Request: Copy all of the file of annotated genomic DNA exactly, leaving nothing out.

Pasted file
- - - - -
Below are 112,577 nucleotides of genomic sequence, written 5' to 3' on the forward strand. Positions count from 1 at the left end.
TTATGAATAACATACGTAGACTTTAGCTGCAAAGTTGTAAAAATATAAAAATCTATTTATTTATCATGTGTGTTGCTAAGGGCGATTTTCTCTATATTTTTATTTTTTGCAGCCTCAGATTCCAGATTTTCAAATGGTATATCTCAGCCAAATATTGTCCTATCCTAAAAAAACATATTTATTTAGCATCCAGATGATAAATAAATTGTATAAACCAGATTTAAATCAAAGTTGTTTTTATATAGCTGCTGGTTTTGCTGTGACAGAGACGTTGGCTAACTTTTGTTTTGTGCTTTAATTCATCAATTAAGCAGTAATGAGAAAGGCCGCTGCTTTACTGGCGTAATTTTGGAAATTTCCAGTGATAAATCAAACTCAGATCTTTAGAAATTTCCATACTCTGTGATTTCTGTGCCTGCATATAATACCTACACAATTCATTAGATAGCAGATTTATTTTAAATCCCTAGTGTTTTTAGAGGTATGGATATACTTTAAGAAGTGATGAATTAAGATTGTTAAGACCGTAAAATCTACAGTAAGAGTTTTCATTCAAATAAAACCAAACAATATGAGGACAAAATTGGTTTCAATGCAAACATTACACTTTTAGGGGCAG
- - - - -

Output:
Below are 112,577 nucleotides of genomic sequence, written 5' to 3' on the forward strand. Positions count from 1 at the left end.
TTATGAATAACATACGTAGACTTTAGCTGCAAAGTTGTAAAAATATAAAAATCTATTTATTTATCATGTGTGTTGCTAAGGGCGATTTTCTCTATATTTTTATTTTTTGCAGCCTCAGATTCCAGATTTTCAAATGGTATATCTCAGCCAAATATTGTCCTATCCTAAAAAAACATATTTATTTAGCATCCAGATGATAAATAAATTGTATAAACCAGATTTAAATCAAAGTTGTTTTTATATAGCTGCTGGTTTTGCTGTGACAGAGACGTTGGCTAACTTTTGTTTTGTGCTTTAATTCATCAATTAAGCAGTAATGAGAAAGGCCGCTGCTTTACTGGCGTAATTTTGGAAATTTCCAGTGATAAATCAAACTCAGATCTTTAGAAATTTCCATACTCTGTGATTTCTGTGCCTGCATATAATACCTACACAATTCATTAGATAGCAGATTTATTTTAAATCCCTAGTGTTTTTAGAGGTATGGATATACTTTAAGAAGTGATGAATTAAGATTGTTAAGACCGTAAAATCTACAGTAAGAGTTTTCATTCAAATAAAACCAAACAATATGAGGACAAAATTGGTTTCAATGCAAACATTACACTTTTAGGGGCAG